Relative Importance of Greenhouse Gases, Sulfate, Organic Carbon, and Black Carbon Aerosol for South Asian Monsoon Rainfall Changes

Westervelt, Daniel M.; You, Yujia; Li, Xiaoqiong; Ting, Mingfang; Lee, Dong Eun; Ming, Yi

The contribution of individual aerosol species and greenhouse gases to precipitation changes during the South Asian summer monsoon is uncertain. Mechanisms driving responses to anthropogenic forcings need further characterization. We use an atmosphere-only climate model to simulate the fast response of the summer monsoon to different anthropogenic aerosol types and to anthropogenic greenhouse gases. Without normalization, sulfate is the largest driver of precipitation change between 1850 and 2000, followed by black carbon and greenhouse gases. Normalized by radiative forcing, the most effective driver is black carbon. The precipitation and moisture budget responses to combinations of aerosol species perturbed together scale as a linear superposition of their individual responses. We use both a circulation-based and moisture budget-based argument to identify mechanisms of aerosol and greenhouse gas induced changes to precipitation and find that in all cases the dynamic contribution is the dominant driver to precipitation change in the monsoon region.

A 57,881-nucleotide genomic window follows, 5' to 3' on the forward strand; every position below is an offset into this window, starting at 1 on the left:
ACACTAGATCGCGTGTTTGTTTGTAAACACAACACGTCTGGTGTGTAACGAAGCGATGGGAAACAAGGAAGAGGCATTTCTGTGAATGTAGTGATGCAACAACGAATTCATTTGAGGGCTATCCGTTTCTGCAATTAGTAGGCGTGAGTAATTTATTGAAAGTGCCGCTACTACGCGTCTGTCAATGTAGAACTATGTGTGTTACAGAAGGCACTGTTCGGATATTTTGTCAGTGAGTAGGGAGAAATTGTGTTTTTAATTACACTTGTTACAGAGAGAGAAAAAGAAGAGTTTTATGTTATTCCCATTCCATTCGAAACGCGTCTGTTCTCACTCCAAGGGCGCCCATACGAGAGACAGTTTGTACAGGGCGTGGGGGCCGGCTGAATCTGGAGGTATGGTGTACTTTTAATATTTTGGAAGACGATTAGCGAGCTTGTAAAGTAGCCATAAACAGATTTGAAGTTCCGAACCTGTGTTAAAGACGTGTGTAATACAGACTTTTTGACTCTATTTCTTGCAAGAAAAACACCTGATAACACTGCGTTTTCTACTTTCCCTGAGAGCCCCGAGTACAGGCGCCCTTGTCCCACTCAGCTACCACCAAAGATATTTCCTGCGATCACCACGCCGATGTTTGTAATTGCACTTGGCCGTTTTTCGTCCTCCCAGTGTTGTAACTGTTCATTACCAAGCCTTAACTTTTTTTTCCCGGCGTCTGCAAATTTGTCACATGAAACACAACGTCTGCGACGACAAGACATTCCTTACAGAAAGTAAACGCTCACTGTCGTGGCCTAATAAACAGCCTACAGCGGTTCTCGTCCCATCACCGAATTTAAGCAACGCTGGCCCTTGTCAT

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Also Published In

Geophysical Research Letters

More About This Work

Academic Units
Lamont-Doherty Earth Observatory
Ocean and Climate Physics
Published Here
June 2, 2021